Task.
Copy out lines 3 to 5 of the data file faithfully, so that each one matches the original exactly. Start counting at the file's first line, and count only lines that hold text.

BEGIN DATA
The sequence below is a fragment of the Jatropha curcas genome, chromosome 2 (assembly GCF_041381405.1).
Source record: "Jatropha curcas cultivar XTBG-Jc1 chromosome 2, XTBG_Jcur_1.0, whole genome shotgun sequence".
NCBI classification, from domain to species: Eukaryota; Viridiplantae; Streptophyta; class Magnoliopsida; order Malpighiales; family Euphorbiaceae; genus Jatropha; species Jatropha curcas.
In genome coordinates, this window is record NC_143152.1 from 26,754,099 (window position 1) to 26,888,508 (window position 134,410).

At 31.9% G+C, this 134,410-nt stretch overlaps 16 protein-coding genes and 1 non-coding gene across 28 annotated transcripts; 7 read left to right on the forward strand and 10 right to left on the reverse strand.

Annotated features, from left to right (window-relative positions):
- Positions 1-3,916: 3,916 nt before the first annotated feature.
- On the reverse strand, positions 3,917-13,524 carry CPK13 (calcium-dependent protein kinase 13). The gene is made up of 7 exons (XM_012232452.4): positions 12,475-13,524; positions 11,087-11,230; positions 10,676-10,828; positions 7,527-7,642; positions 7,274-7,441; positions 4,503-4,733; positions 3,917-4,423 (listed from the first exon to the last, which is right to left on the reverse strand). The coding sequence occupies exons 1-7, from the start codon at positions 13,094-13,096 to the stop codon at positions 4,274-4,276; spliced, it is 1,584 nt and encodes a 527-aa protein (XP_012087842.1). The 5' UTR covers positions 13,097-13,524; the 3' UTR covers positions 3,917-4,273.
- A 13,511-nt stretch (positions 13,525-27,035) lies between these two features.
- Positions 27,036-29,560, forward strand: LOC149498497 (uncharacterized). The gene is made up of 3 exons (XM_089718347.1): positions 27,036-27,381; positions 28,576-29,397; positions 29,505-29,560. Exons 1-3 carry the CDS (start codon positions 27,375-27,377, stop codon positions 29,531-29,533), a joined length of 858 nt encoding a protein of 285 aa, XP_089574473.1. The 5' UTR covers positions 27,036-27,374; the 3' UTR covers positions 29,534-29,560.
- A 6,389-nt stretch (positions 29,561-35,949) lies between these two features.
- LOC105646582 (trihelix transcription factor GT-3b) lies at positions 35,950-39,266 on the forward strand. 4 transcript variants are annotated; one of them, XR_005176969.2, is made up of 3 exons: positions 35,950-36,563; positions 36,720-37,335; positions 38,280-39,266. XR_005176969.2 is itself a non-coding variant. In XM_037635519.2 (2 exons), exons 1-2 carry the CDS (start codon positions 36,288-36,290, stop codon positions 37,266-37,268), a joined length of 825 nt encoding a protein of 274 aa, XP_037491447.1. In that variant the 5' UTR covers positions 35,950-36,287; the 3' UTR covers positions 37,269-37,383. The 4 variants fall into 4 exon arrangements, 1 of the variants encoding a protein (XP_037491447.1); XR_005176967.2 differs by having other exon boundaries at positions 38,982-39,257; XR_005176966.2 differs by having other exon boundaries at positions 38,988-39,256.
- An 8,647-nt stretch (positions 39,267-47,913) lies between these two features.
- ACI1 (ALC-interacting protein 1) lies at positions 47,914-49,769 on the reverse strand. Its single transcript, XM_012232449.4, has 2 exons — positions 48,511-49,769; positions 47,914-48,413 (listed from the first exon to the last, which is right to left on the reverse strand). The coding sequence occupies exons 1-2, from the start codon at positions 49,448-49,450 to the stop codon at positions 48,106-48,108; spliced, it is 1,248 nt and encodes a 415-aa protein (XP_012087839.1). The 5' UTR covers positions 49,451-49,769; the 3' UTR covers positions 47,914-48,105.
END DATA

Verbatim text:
NCBI classification, from domain to species: Eukaryota; Viridiplantae; Streptophyta; class Magnoliopsida; order Malpighiales; family Euphorbiaceae; genus Jatropha; species Jatropha curcas.
In genome coordinates, this window is record NC_143152.1 from 26,754,099 (window position 1) to 26,888,508 (window position 134,410).

At 31.9% G+C, this 134,410-nt stretch overlaps 16 protein-coding genes and 1 non-coding gene across 28 annotated transcripts; 7 read left to right on the forward strand and 10 right to left on the reverse strand.